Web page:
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Amid rainfall, Rockies move one win away from sweeping D-backs

• Hero: Yorvit Torrealba cracked a tiebreaking three-run homer in the sixth inning. Torrealba is 8-for-21 in the playoffs with seven RBIs.

• Rollin' Rocks: The Rockies, who haven't lost since Sept. 16, are the first team since the 1935 Chicago Cubs to win at least 20 of 21 games after Sept. 1. Colorado is also the second team in NL history to open the postseason with six straight wins, joining the 1976 Cincinnati Reds, which went 7-0 in the playoffs.

• Quotable: "No, no, no, no, I'm not thinking about that." -- Todd Helton on the Rockies going to the World Series

• Looking ahead: Franklin Morales faces Arizona's Micah Owings in a matchup of rookies who have never faced each other's teams in Game 4 on Monday.

-- ESPN.com news services

Rockies 4, Diamondbacks 1

DENVER (AP) -- The Colorado Rockies were one strike away from not
even making the playoffs. Now, they're one win away from their
first World Series.

With a cold rain falling, Josh Fogg shut down Arizona's bats in
his first postseason start and Yorvit Torrealba hit a tiebreaking
three-run homer to fuel the Rockies' 4-1 victory Sunday night in
Game 3 of the NL Championship Series.

MVP hopeful Matt Holliday also homered as the wild-card Rockies
took a 3-0 lead with their 20th win in 21 games, a streak that has
taken Colorado from afterthoughts to the buzz of baseball.

"Tomorrow we're going to come here just like we have been
doing," Torrealba said. "We're going to relax, watch TV, and when
it's time to play, we're going to try to get one more win."

And not think about their first World Series until then.

"No, no, no, no, I'm not thinking about that," insisted the
face of the franchise, Todd Helton, whose decade of disappointment
has disappeared in one of the most incredible winning streaks in
baseball history.

"We're still focused on the task at hand."

About two weeks ago, the Rockies had no control over whether
they'd even make the playoffs.

The San Diego Padres could've eliminated Colorado on the final
Saturday of the regular season. But Milwaukee's Tony Gwynn Jr. hit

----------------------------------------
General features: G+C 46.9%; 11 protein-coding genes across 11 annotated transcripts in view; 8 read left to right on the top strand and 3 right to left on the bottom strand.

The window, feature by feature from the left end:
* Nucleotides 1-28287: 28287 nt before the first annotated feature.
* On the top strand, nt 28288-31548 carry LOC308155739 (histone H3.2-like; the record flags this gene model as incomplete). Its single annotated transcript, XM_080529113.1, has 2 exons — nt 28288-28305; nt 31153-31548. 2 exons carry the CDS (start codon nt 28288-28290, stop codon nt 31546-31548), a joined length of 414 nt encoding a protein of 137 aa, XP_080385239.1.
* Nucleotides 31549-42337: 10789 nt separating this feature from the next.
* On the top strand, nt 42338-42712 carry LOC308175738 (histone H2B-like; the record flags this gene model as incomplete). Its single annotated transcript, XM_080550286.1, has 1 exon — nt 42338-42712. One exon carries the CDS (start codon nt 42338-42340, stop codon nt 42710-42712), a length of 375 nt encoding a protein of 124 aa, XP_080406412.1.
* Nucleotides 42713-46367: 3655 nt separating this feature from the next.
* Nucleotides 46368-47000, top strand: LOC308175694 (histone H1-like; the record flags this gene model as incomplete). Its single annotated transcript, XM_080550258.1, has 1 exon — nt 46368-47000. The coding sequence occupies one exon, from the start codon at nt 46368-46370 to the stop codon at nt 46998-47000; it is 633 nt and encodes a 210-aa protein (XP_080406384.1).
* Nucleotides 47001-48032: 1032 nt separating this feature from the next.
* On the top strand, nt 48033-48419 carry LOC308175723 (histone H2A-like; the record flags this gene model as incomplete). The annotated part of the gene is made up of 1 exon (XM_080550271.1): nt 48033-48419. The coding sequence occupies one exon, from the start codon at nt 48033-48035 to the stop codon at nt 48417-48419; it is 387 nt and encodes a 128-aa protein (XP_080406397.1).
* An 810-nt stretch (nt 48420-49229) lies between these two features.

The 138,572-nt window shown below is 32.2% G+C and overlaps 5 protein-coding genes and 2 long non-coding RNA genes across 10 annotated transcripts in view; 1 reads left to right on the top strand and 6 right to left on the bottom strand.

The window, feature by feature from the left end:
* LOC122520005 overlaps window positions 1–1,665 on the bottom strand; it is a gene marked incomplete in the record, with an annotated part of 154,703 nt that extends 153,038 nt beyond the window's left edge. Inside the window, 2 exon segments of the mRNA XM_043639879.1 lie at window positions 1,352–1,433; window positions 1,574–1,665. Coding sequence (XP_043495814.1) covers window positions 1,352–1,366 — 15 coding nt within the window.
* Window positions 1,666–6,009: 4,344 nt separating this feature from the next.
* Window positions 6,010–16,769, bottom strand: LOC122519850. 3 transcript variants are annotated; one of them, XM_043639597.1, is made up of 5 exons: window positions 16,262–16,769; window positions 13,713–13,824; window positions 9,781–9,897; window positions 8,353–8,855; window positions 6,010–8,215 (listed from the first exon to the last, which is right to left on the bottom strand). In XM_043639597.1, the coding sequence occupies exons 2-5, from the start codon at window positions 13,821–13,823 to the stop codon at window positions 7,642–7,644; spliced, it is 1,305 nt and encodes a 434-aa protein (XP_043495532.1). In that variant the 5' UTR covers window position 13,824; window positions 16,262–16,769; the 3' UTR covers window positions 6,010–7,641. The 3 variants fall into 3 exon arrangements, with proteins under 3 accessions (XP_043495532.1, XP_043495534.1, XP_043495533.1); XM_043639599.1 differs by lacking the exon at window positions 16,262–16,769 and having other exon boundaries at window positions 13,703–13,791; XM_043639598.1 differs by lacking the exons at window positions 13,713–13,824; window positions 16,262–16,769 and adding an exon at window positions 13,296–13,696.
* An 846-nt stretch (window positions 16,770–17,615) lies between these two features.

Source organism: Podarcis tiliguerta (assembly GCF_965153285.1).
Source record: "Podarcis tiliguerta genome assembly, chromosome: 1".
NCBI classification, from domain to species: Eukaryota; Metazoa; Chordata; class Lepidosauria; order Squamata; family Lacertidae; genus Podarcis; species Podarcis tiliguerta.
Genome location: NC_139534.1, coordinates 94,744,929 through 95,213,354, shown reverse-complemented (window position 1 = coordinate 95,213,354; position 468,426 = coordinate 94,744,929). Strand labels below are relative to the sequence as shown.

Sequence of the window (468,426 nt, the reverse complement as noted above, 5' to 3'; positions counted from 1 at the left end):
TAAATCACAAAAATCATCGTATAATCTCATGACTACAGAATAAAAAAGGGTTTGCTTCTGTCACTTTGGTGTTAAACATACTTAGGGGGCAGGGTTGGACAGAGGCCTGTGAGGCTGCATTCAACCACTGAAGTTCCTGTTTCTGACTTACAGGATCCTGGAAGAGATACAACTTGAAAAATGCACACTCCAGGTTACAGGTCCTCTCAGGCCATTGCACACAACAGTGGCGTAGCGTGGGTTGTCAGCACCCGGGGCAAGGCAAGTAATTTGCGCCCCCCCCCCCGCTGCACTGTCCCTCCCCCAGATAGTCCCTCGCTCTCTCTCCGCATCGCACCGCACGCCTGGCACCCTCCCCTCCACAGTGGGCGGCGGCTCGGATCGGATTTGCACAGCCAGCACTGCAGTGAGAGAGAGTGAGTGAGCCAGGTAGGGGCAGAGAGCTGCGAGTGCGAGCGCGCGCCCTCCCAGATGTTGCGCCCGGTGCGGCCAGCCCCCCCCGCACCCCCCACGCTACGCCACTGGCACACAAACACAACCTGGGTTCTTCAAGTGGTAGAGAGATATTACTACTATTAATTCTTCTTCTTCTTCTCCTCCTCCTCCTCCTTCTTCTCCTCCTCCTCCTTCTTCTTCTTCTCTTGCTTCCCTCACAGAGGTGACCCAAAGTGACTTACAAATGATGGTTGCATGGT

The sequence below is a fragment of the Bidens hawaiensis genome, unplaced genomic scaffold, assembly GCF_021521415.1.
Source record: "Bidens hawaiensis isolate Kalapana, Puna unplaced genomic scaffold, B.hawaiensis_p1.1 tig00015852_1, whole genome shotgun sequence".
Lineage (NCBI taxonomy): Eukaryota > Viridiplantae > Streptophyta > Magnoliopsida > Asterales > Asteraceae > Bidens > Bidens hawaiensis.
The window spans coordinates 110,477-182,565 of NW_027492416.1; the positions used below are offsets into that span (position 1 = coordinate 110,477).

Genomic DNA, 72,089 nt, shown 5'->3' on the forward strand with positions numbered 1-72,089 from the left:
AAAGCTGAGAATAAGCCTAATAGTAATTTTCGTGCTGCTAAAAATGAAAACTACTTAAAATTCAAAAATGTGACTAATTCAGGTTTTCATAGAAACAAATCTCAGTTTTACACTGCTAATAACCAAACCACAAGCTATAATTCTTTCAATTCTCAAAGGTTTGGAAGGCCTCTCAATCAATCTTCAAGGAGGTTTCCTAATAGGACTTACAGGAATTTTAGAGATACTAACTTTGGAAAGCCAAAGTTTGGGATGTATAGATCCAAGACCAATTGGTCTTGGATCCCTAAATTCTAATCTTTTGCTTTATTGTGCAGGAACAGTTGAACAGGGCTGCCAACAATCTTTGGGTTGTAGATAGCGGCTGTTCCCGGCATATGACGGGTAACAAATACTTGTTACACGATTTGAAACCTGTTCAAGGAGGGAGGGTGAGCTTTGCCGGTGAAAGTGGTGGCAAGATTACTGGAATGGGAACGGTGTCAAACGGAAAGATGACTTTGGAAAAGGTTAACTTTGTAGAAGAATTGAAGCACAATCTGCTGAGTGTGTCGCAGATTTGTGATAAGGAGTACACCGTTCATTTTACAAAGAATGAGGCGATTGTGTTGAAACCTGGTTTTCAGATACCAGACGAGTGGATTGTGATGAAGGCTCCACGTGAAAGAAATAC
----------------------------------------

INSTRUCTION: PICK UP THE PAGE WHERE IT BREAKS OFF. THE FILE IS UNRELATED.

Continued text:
a tying, two-out, two-strike triple off San Diego's Trevor Hoffman
that gave the Rockies a chance.

The next day, Colorado caught the Padres. The night after that,
the Rockies beat San Diego in a 13-inning, NL wild-card tiebreaker.

Since then, the Rockies have been unbeatable.

Arizona, which has scored just four runs in the series so far,
must win four straight times against a Rockies team that is the
first since the 1935 Chicago Cubs to win at least 20 of 21 games
after Sept. 1, according to Elias Sports Bureau.

They haven't looked back, sweeping past Philadelphia and taking
the first three against Arizona.

They will try to sweep the Diamondbacks on Monday night when
Franklin Morales faces Arizona's Micah Owings in a matchup of
rookies who have never faced each other's teams.

The Rockies, who this season set a major league record for
fielding percentage, turned three double plays in the first three
innings.

"When you can take the sting out of them early ... I think it
helped our confidence," Rockies manager Clint Hurdle said.

The 2004 Boston Red Sox are the only teams to overcome a 3-0
hole to win a best-of-seven postseason series. Boston did it in the
ALCS against the Yankees.

"Until they win four and we can't win four at once. We've just
got to get one on the board first," Arizona manager Bob Melvin
said. "That's what we've been trying to do all year."

Torrealba connected in the sixth inning, three pitches after
watching one of Livan Hernandez's trademark "eephus" offerings
poke across the plate for a strike -- so slow it didn't register on
the stadium scoreboard radar.

Hernandez said he knew better than to throw an inside fastball
to his buddy that he played with in San Francisco, but he had used
all the pitches in his bag of tricks.

"It's the last pitch I want to throw," Hernandez said.
"Yorvit is one of my best friends in baseball and I know he can
handle the fastball inside very good. It's just the situation. I'd
thrown everything: foul, foul. I know he can hit the fastball